reg Brown isn't a name familiar to many country music fans. Though a strong and respected singer and songwriter, he has never hit the charts with his records or songs .
Brown has become a household name only in those houses where folk music still reigns supreme. Even though Willie Nelson has recorded his songs, as has Mary Chapin Carpenter, his writing is more likely to show up on albums by Shawn Colvin and Carlos Santana than Toby Keith or Patty Loveless.
But with his 18th studio album, "Honey in the Lion's Head," released by Trailer Records in January, this Iowa native has captured much of the rootsy feel that has proven popular among country fans in recent years .
The album is a tribute to the folk songs he grew up learning and loving in his very rural upbringing. The rootsy-sounding album had been planned for several years, but finding the right time to put it together was far more complicated than the music it contains .
"I'd tried to go into the studio before to record this," says Brown from his home in Hacklebarney, Ia. "But the feeling just wasn't right. So, finally I got my buddies from home together, and it clicked ."
Some of those "buddies" included his wife Iris DeMent, a well-respected recording artist in her own right, and daughters Pieta and Constie. A third daughter, Zoe, helped with the album's artwork. Included are longtime sidekick Bo Ramsey, who has worked with Lucinda Williams and co-produced and played guitar, and Bob Black, who has work with Bill Monroe on his resume .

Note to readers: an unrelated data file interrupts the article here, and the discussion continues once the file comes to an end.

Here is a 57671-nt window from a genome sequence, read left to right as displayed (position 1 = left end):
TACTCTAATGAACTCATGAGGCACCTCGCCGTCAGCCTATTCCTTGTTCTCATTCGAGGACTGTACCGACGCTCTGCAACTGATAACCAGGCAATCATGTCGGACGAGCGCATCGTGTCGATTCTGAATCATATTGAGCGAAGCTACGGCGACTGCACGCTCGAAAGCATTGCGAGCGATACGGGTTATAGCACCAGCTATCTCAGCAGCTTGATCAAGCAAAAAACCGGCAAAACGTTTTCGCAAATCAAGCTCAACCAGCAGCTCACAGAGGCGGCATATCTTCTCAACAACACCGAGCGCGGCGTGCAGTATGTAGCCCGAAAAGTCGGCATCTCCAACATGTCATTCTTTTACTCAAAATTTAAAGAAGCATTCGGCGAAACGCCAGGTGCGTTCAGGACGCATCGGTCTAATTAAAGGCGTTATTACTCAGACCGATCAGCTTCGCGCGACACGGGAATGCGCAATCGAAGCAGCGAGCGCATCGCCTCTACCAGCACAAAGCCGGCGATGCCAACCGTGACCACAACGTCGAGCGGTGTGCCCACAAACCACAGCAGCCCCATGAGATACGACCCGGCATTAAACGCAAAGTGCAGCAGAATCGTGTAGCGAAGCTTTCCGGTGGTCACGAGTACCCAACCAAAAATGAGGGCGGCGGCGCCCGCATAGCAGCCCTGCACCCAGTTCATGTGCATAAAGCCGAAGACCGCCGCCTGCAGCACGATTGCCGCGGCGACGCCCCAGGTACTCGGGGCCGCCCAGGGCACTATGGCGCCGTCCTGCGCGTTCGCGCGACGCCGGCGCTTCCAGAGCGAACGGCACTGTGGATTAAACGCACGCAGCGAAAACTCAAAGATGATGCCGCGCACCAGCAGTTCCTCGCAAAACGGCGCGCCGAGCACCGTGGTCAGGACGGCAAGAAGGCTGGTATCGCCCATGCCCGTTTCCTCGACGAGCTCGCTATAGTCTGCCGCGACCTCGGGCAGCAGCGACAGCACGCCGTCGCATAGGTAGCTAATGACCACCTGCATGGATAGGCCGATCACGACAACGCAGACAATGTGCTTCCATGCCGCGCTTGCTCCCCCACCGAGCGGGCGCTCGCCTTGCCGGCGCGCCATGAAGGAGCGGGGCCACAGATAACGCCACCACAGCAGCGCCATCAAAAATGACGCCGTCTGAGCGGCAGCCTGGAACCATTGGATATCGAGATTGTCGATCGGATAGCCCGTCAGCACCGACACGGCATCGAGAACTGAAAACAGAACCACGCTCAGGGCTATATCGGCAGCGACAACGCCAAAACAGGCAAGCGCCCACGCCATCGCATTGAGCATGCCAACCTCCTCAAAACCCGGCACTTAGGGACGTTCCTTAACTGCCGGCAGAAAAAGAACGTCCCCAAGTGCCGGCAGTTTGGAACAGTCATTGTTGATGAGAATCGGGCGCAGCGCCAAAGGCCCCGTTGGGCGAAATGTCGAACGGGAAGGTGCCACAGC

The fact that the album has been released for the smaller neighborhood label, Trailer, also seemed more appropriate than his regular label, Red House .
"Certain projects feel more like Trailer projects," says Brown. "The ones that are funkier and more low key. I put out another Trailer record about three years ago. It's an advantage I have in being on an independent label. Red House actually helped Trailer by making available my customer list. I don't have A&R guys telling me what I should be putting out. It gives me great freedom in what I do ."
Freedom has been part of Brown's upbringing, and music has gone hand-in-hand along the way. Hackleberry is a section of southeastern Iowa where Brown was raised. His grandmother was a poet, and his granddad played banjo. His mother was an electric guitarist, and his father was a Pentecostal preacher. All of those influences and exposures brought music into his life at every turn and would profoundly influence his life and career choices .
Though his father's career as a preacher kept the family moving, it never moved them out of the Midwest. In his father's churches, he was exposed to gospel music and hymns. At home, many different styles existed. His mother was a teacher, and Brown was raised for an appreciation of the printed word. His voice is a window-rattling baritone that shows only a little of the classical vocal lessons he received as a youth .
After winning a contest to play an opening set for folk legend Eric Andersen, he headed to New York at age 18 and fell into the Greenwich Village folk scene. He also ventured to the left coast to check out the musical climate there .
But home was in Iowa, and he would soon return there to try and forge a career with the knowledge he learned from his travels and the music he had learned from home .
He formed his own record company, pressed a couple of albums, but still was frustrated and nearly ready to quit the business completely .
But he got some national attention through a gig on National Public Radio's Prairie Home Companion. He became a regular on that program for four years and still is a frequent guest on the program. That led to national touring and forced Brown to turn over the label duties to Bob Feldman. That became Red House Records .